Foliar application of selenium to field corn


Cary, E.E.; Rutzke, M.

Agronomy Journal 73(6): 1083-1085

1981


Much of the northeastern quarter of the USA produces feed corn (Zea mays L.) that contains too little selenium (Se) to meet animal nutritional requirements. This experiment was conducted to determine if Se concentration in corn ('Cornell 281') could be increased by foliar application of Se. Selenium was applied by hand sprayer to corn growing on Mardin silt loam (Typic Fragiochrept) in a field when the 4th to 6th leaves were the last fully expanded or when tassels were just emerging. Treatments were 0, 7.5, and 15 g Se/ha added as Na2Se0, in 359 liter/ha of water containing 48 ml of surfactant. Selenium rate, stage of growth, and Se × stage of growth were highly significant (P<1%). At maturity, the concentration of Se in the whole plant minus the ear vs. grain and ear leaf blade vs. grain was linearly correlated, with r=0.99** and r=0.88*, respectively. The concentration of Se in grain with no added Se was 0.01 ppm Se. Doubling the Se concentration sprayed on the corn increased the Se concentration from 0.05 to 0.12 ppm Se in grain for the early treatment and from 0.14 to 0.24 ppm Se in grain from the late treatment. The increase in Se concentration in plants sprayed at early tassel stage over those sprayed at a younger age apparently was associated with the total amount of Se intercepted by the plant. Foliar application may be an efficient and safe way to increase Se in feeds and forages.

Published
November,
1981
NOTES
1083
green
leaf
proportion
(in
the
rainy
season)
and
lower
CF
and
ADF
than
the
10
-week
harvest
interval
herb-
age.
Dry
matter
yield
but
not
CP
(1,032
vs.
925
kg/ha)
or
green
weight
yields
(5,500
vs.
4,200
kg/ha)
for
the
6
-week
harvest
interval
management
was
lower
than
for
the
10
-week
harvest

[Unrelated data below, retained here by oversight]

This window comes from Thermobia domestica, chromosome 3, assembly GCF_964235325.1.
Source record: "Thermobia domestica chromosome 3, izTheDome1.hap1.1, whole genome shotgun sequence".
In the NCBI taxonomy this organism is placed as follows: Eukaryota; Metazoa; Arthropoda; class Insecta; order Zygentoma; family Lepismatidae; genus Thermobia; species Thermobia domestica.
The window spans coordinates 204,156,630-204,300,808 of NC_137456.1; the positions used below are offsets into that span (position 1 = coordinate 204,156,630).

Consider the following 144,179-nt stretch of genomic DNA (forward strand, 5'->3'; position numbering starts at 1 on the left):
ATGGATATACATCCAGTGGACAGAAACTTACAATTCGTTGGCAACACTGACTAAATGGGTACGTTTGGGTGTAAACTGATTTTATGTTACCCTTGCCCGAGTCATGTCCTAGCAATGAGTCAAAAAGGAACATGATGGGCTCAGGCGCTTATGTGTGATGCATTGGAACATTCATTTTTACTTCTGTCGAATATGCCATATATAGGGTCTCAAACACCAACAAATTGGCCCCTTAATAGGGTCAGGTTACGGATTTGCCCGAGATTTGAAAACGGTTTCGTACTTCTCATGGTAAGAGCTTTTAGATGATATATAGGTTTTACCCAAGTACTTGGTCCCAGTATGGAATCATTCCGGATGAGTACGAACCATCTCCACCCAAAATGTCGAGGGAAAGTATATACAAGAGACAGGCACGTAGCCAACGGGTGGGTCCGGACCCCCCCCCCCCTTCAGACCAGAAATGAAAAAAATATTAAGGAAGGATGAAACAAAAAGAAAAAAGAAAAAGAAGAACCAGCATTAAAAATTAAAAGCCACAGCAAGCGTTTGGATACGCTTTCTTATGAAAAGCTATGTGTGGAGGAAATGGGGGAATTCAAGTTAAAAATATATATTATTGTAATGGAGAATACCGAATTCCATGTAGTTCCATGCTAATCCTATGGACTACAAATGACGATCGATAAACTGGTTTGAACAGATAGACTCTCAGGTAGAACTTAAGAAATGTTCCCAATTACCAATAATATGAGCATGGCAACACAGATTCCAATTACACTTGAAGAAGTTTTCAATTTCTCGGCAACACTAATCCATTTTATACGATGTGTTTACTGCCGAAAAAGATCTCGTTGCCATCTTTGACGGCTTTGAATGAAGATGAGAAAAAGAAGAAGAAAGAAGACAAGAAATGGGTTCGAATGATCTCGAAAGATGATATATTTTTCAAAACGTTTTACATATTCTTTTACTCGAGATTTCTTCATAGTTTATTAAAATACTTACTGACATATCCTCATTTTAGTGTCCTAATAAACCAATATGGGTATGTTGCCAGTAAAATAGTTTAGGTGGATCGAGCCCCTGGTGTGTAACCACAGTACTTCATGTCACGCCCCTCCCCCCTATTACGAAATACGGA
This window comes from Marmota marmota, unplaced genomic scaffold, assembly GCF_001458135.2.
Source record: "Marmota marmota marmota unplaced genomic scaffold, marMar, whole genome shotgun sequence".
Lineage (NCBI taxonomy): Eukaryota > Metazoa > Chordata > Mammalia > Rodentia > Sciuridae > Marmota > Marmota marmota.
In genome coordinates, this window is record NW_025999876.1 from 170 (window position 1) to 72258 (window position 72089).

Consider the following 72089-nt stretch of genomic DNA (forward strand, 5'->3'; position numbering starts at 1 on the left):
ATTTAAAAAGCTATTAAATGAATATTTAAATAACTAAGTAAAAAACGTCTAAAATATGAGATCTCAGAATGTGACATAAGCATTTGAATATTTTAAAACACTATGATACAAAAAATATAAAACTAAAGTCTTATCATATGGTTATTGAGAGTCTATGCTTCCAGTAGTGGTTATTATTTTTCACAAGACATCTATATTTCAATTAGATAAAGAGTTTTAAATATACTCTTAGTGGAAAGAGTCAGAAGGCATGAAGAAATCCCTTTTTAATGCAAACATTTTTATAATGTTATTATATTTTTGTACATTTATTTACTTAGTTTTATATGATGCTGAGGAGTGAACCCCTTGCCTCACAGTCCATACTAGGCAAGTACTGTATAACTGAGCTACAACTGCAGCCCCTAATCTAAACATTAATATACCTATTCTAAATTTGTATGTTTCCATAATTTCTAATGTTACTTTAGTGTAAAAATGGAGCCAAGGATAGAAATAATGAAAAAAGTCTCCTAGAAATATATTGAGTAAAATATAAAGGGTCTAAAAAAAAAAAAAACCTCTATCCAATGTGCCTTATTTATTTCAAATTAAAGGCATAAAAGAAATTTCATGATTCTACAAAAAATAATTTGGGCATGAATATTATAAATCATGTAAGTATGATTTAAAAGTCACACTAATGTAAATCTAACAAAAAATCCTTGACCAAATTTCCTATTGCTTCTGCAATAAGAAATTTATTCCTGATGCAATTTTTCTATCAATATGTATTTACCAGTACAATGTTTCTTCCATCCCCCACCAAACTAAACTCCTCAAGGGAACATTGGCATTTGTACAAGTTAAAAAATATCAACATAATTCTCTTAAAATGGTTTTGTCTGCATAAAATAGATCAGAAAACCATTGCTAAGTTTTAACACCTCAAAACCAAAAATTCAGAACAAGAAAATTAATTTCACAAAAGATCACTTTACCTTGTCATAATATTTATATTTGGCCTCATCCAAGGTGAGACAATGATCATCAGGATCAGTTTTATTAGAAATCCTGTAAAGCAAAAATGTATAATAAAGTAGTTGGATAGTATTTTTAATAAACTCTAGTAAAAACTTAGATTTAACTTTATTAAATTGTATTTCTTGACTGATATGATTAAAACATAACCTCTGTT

interval
management.
The
6
-
week
interval
would,
therefore,
be
an
appropriate
har-
vest
interval
to
use
to
reduce
any
effects
of
rainy
-
season
management
on
dry
-season
herbage
yield
and
quality.
Furthermore,
star
grass
would
not
appear
to
be
the
proper
grass
for
an
all
-year
herbage
production
in
this
region.
LITERATURE
CITED
1.
Ademosun,
A.
A.
1973.
Nutritive
evaluation
of
Nigerian
forage
IV.
The
effect
of
stage
of
maturity
on
the
nutritive
value
of
Panicum
maximum.
Niger.
Agric.
J.
10:170-177.
2.
Chheda,
H.
R.,
and
J.
0.
Akinola.
1971.
Effects
of
cutting
frequency
and
level
of
applied
nitrogen
on
crude
protein
pro-
duction
and
nitrogen
recovery
by
three
Cynodon
strains.
West
Afr.
J.
Biol.
Appl.
Chem.
14:31-38.
3.
Haggar,
R.
J.
1971.
Seasonal
production
of
Andropogon
gayanus.
Seasonal
changes
in
yield
components
and
chemical
composition.
J.
Agric.
Sci.
(Camb.)
74:487-494.
4.
Olubajo,
F.
0.,
and
V.
A.
Oyenuga.
1974.
The
yield,
intake
and
animal
production
of
four
tropical
grass
species
grown
at
Ibadan.
Niger.
J.
Anim.
Prod.
1:217-244.
5.
Oyenuga,
V.
A.
1958.
The
effect
of
frequency
of
cutting
on
the
yield
and
composition
of
some
fodders
in
Nigeria
(Pen-
nisetum
purpureum
Schum.).
J.
Agric.
Sci.
(Camb.)
53:25-33.
6.
----.
1960.
Effect
of
stage
of
growth
and
frequency
of
cutting
on
the
yield
and
chemical
composition
of
some
Ni-
gerian
fodder
grasses
-
Panicum
maximum
Jacq.
J.
Agric.
Sci.
(Camb.)
55:339-350.
7.
Saleem,
M.
A.,
and
H.
R.
Chheda.
1971.
Effects
of
level
and
time
of
nitrogen
application
on
dry
-matter
yield,
crude
-pro-
tein
and
herbage
utilization
of
a
rotationally
grazed
Cyno-
don,
1B.8,
pasture.
Niger.
Agric.
J.
2:93-99.
FOLIAR
APPLICATION
OF
SELENIUM
TO
FIELD
CORN'
E.
E.
Cary
and
M.
Rutzke
2
ABSTRACT
Much
of
the
northeastern
quarter
of
the
USA
produces
feed
corn
(Zea
mays
L.)
that
contains
too
little
selenium
(Se)
to
meet
animal
nutritional
requirements.
This
experiment
was
con-
ducted
to
determine
if
Se
concentration
in
corn
(Cornell
281')
could
be
increased
by
foliar
application
of
Se.
Selenium
was
applied
by
hand
sprayer
to
corn
growing
on
Mardin
silt
loam
(Typic
Fragiochrept)
in
a
field
when
the
4th
to
6th
leaves
were
the
last
fully
expanded
or
when
tassels
were
just
emerging.
Treatments
were
0,
7.5,
and
15
g
Se/ha
added
as
Na
2
Se0,
in
359
liter/ha
of
water
containing
48
ml
of
surfactant.
Selenium
rate,
stage
of
growth,
and
Se
x
stage
of
growth
were
highly
significant
(P
<
1%).
At
maturity,
the
concentration
of
Se
in
the
whole
plant
minus
the
ear
vs.
grain
and
ear
leaf
blade
vs.
grain
was
linearly
correlated,
with
r
=
0.99**
and
r
=
0.88*,
respectively.
The
concentration
of
Se
in
grain
with
no
added
Se
was
0.01
ppm
Se.
Doubling
the
Se
concentration
sprayed
on
the
corn
increased
the
Se
concentration
from
0.05
to
0.12
ppm